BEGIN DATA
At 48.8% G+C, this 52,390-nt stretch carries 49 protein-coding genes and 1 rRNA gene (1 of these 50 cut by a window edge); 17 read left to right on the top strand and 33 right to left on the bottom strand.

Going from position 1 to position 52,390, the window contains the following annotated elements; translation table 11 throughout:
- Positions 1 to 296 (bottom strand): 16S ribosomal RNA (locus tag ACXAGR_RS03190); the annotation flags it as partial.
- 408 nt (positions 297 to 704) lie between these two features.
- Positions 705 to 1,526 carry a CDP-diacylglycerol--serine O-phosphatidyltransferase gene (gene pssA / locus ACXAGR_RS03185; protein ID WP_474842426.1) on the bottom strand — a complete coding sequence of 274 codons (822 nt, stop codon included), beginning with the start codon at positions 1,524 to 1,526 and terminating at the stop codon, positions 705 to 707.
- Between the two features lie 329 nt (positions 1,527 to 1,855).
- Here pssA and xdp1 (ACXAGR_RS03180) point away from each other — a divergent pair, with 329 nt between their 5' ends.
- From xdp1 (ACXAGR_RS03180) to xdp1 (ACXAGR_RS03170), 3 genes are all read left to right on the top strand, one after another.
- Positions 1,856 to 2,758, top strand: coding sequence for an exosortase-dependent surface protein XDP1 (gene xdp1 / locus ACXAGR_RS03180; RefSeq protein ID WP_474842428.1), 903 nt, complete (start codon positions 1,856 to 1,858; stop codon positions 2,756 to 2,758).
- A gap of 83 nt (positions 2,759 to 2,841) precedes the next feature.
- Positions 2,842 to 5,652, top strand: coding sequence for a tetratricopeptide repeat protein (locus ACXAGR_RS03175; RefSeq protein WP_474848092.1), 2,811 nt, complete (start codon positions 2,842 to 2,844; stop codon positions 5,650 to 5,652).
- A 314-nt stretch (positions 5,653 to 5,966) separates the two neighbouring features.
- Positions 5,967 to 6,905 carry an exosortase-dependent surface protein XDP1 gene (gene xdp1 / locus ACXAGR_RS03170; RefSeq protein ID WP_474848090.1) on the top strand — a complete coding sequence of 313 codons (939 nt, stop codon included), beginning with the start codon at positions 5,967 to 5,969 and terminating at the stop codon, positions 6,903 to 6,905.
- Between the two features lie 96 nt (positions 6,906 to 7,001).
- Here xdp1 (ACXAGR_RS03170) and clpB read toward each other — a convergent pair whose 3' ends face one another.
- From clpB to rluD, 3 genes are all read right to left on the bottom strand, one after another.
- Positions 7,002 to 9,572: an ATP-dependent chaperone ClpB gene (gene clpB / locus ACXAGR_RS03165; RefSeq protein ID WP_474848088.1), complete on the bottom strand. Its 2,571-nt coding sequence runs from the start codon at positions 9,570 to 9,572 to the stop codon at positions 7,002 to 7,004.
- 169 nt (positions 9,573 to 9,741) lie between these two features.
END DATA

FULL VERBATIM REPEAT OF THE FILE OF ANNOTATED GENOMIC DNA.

At 48.8% G+C, this 52,390-nt stretch carries 49 protein-coding genes and 1 rRNA gene (1 of these 50 cut by a window edge); 17 read left to right on the top strand and 33 right to left on the bottom strand.

Going from position 1 to position 52,390, the window contains the following annotated elements; translation table 11 throughout:
- Positions 1 to 296 (bottom strand): 16S ribosomal RNA (locus tag ACXAGR_RS03190); the annotation flags it as partial.
- 408 nt (positions 297 to 704) lie between these two features.
- Positions 705 to 1,526 carry a CDP-diacylglycerol--serine O-phosphatidyltransferase gene (gene pssA / locus ACXAGR_RS03185; protein ID WP_474842426.1) on the bottom strand — a complete coding sequence of 274 codons (822 nt, stop codon included), beginning with the start codon at positions 1,524 to 1,526 and terminating at the stop codon, positions 705 to 707.
- Between the two features lie 329 nt (positions 1,527 to 1,855).
- Here pssA and xdp1 (ACXAGR_RS03180) point away from each other — a divergent pair, with 329 nt between their 5' ends.
- From xdp1 (ACXAGR_RS03180) to xdp1 (ACXAGR_RS03170), 3 genes are all read left to right on the top strand, one after another.
- Positions 1,856 to 2,758, top strand: coding sequence for an exosortase-dependent surface protein XDP1 (gene xdp1 / locus ACXAGR_RS03180; RefSeq protein ID WP_474842428.1), 903 nt, complete (start codon positions 1,856 to 1,858; stop codon positions 2,756 to 2,758).
- A gap of 83 nt (positions 2,759 to 2,841) precedes the next feature.
- Positions 2,842 to 5,652, top strand: coding sequence for a tetratricopeptide repeat protein (locus ACXAGR_RS03175; RefSeq protein WP_474848092.1), 2,811 nt, complete (start codon positions 2,842 to 2,844; stop codon positions 5,650 to 5,652).
- A 314-nt stretch (positions 5,653 to 5,966) separates the two neighbouring features.
- Positions 5,967 to 6,905 carry an exosortase-dependent surface protein XDP1 gene (gene xdp1 / locus ACXAGR_RS03170; RefSeq protein ID WP_474848090.1) on the top strand — a complete coding sequence of 313 codons (939 nt, stop codon included), beginning with the start codon at positions 5,967 to 5,969 and terminating at the stop codon, positions 6,903 to 6,905.
- Between the two features lie 96 nt (positions 6,906 to 7,001).
- Here xdp1 (ACXAGR_RS03170) and clpB read toward each other — a convergent pair whose 3' ends face one another.
- From clpB to rluD, 3 genes are all read right to left on the bottom strand, one after another.
- Positions 7,002 to 9,572: an ATP-dependent chaperone ClpB gene (gene clpB / locus ACXAGR_RS03165; RefSeq protein ID WP_474848088.1), complete on the bottom strand. Its 2,571-nt coding sequence runs from the start codon at positions 9,570 to 9,572 to the stop codon at positions 7,002 to 7,004.
- 169 nt (positions 9,573 to 9,741) lie between these two features.